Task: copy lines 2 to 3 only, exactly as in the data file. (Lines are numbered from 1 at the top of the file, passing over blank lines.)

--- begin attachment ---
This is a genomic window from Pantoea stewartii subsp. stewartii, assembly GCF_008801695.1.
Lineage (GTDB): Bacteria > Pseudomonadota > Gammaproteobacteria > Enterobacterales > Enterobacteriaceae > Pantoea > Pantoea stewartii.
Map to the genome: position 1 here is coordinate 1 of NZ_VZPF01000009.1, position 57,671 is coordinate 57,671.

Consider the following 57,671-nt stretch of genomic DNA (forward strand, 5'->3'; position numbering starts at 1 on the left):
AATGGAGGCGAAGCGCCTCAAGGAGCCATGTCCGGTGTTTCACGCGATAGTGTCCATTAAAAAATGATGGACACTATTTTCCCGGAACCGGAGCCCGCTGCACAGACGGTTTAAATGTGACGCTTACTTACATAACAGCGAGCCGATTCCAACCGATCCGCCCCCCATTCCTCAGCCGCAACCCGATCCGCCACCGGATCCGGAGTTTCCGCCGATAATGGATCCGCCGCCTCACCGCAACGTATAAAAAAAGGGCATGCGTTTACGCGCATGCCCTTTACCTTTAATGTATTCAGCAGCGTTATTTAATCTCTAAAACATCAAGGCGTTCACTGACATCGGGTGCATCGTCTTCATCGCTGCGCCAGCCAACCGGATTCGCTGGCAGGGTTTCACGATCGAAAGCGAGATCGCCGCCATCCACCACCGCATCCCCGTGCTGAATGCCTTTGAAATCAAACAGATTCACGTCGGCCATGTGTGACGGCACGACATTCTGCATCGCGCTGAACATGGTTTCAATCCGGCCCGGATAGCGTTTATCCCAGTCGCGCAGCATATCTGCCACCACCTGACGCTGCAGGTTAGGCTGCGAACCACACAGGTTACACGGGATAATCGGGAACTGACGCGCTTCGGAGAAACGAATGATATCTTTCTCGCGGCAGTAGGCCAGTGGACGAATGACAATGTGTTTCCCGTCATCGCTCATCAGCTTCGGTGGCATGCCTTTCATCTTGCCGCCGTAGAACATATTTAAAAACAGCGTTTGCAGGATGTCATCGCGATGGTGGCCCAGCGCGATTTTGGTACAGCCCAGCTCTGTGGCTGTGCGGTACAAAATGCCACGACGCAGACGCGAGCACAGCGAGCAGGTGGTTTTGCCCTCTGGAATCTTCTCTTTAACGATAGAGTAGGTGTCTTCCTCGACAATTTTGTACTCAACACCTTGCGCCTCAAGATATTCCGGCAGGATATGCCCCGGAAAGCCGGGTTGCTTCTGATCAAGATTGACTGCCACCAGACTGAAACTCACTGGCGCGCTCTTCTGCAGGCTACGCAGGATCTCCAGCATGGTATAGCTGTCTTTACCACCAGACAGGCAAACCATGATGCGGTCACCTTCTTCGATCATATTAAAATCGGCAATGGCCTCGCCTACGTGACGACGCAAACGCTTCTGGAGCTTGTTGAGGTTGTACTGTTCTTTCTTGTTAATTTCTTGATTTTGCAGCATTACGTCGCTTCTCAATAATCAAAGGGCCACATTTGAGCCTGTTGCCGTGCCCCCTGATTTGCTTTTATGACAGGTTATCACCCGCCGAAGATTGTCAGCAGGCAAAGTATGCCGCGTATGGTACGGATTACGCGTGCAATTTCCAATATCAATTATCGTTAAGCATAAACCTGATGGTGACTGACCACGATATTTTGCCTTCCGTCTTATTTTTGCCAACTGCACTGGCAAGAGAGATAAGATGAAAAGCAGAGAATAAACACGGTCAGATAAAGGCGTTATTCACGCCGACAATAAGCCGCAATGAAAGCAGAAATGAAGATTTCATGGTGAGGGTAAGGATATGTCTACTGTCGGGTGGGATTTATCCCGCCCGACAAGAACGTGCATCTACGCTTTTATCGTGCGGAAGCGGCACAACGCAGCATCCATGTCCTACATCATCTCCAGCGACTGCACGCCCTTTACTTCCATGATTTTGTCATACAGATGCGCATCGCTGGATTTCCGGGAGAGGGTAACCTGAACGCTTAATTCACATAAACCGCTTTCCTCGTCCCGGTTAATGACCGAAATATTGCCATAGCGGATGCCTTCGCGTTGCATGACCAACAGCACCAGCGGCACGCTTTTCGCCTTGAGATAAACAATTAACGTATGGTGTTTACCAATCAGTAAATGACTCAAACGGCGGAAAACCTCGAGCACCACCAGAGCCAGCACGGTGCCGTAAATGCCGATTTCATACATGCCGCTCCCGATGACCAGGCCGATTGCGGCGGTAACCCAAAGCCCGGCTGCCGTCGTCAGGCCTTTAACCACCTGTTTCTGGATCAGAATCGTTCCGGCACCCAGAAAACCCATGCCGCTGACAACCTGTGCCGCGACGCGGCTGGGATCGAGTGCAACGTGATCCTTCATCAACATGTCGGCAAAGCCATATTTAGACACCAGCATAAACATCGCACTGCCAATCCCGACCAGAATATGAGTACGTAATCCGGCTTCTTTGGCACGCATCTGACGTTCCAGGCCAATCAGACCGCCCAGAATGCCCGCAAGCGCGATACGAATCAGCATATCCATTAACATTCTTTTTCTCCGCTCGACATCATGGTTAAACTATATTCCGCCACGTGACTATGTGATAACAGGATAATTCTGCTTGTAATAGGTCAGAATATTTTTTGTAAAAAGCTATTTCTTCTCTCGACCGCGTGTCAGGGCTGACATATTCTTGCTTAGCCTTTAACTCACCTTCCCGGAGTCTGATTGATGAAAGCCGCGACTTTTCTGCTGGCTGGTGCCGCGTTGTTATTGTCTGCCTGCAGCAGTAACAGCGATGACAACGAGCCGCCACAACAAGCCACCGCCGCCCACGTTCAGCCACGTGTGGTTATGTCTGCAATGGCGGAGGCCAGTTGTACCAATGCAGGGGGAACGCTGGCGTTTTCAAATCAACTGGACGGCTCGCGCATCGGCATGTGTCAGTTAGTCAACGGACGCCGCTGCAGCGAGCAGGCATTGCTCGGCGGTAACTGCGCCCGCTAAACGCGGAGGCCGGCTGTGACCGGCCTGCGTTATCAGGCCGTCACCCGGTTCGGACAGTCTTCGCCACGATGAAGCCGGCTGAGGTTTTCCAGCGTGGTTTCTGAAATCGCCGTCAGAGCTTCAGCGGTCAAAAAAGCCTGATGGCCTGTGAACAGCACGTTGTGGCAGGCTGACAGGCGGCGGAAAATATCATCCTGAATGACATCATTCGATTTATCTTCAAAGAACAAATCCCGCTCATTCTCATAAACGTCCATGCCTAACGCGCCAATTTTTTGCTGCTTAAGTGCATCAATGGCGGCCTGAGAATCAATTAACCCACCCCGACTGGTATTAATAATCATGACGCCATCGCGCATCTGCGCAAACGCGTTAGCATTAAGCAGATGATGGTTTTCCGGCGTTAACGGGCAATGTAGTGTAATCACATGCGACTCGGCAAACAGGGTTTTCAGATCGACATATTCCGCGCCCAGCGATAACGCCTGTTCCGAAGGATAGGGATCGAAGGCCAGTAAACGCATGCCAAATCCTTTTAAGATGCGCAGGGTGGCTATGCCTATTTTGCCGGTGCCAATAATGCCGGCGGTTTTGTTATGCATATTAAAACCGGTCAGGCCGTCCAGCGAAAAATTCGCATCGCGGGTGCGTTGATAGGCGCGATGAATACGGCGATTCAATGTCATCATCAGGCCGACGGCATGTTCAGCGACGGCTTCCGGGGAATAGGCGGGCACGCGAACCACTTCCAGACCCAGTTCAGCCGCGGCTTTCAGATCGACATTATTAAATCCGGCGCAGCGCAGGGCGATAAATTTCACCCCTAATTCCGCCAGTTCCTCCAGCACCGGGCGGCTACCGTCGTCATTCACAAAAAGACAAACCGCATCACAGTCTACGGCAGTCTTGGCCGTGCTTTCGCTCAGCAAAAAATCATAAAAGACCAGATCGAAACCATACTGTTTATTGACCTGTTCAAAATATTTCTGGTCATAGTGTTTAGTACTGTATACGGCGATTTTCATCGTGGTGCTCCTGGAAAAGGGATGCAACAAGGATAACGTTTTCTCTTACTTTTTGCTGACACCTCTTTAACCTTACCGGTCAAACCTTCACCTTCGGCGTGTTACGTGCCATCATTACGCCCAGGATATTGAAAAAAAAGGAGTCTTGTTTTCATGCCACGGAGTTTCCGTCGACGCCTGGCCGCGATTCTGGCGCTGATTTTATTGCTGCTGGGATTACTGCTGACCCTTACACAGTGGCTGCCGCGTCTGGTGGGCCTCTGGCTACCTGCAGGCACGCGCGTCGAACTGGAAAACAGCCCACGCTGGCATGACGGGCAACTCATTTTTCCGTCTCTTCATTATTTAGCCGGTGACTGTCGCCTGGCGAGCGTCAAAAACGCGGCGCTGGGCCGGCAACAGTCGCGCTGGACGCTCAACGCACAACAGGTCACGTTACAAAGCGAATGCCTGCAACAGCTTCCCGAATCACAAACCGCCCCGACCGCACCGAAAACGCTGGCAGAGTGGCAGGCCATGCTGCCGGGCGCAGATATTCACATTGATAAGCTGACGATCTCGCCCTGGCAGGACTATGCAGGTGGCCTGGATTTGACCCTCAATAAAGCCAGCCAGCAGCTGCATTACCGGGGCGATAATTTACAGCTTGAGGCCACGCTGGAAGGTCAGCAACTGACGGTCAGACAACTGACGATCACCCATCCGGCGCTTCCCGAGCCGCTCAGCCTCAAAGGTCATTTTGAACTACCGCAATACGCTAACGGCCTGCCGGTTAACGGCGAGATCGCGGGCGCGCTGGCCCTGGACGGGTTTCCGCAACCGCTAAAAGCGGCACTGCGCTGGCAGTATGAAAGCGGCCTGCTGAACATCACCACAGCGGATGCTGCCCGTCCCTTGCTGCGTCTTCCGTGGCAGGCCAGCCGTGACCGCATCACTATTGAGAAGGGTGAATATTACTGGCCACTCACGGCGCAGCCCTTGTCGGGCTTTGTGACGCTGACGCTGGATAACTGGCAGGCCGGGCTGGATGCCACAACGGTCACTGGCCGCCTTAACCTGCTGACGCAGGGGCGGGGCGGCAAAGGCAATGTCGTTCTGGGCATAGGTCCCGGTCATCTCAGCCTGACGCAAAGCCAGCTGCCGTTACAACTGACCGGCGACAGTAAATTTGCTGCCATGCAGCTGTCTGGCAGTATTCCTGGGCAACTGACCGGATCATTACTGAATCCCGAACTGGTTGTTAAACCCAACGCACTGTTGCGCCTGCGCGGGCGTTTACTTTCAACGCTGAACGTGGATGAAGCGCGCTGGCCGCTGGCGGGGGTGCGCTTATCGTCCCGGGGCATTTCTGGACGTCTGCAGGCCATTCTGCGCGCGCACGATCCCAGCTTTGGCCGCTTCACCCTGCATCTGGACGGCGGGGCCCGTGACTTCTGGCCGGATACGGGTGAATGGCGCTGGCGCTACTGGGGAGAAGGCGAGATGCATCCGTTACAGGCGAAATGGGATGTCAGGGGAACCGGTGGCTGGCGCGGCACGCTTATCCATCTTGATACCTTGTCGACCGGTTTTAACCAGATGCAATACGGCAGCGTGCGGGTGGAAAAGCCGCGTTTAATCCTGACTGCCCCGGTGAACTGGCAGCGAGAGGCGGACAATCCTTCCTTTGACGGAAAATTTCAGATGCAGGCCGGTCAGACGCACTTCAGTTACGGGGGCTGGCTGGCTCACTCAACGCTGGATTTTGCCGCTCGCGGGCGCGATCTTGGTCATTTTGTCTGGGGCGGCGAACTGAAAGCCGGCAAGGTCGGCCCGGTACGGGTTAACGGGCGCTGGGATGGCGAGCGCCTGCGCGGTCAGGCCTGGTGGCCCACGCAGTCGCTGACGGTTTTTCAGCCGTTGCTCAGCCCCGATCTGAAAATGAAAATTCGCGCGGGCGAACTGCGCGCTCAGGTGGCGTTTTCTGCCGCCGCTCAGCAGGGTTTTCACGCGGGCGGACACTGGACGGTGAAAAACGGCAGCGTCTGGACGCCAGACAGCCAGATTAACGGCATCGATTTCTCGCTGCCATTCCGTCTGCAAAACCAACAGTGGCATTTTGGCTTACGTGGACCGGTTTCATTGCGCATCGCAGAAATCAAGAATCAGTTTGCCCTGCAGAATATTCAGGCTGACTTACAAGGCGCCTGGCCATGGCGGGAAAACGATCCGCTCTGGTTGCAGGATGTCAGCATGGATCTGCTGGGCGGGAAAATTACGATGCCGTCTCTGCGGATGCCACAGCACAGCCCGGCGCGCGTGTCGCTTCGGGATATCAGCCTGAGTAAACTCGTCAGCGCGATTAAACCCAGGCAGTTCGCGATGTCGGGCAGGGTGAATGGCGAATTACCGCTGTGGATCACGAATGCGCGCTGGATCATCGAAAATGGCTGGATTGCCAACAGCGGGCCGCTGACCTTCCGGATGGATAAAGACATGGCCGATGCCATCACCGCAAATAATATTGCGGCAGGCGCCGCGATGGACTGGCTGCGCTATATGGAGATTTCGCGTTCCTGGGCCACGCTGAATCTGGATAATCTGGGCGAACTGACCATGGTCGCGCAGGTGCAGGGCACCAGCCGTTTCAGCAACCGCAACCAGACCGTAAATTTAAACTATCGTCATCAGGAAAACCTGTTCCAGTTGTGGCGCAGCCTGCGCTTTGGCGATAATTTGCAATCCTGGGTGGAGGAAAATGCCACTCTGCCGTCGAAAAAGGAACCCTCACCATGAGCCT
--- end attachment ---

Lineage (GTDB): Bacteria > Pseudomonadota > Gammaproteobacteria > Enterobacterales > Enterobacteriaceae > Pantoea > Pantoea stewartii.
Map to the genome: position 1 here is coordinate 1 of NZ_VZPF01000009.1, position 57,671 is coordinate 57,671.